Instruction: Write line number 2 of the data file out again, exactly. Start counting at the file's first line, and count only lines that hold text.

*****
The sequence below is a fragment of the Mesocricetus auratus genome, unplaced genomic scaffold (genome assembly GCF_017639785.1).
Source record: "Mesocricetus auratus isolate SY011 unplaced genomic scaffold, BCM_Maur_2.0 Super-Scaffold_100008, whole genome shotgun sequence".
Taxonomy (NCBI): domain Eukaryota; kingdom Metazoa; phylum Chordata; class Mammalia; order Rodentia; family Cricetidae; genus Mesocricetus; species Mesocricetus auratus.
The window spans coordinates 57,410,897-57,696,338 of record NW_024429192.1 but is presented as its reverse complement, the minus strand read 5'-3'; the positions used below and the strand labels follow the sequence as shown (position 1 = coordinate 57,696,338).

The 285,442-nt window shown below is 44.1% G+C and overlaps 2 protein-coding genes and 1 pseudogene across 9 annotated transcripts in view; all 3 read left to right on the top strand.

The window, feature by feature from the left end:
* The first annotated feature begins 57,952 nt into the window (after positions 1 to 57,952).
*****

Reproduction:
Source record: "Mesocricetus auratus isolate SY011 unplaced genomic scaffold, BCM_Maur_2.0 Super-Scaffold_100008, whole genome shotgun sequence".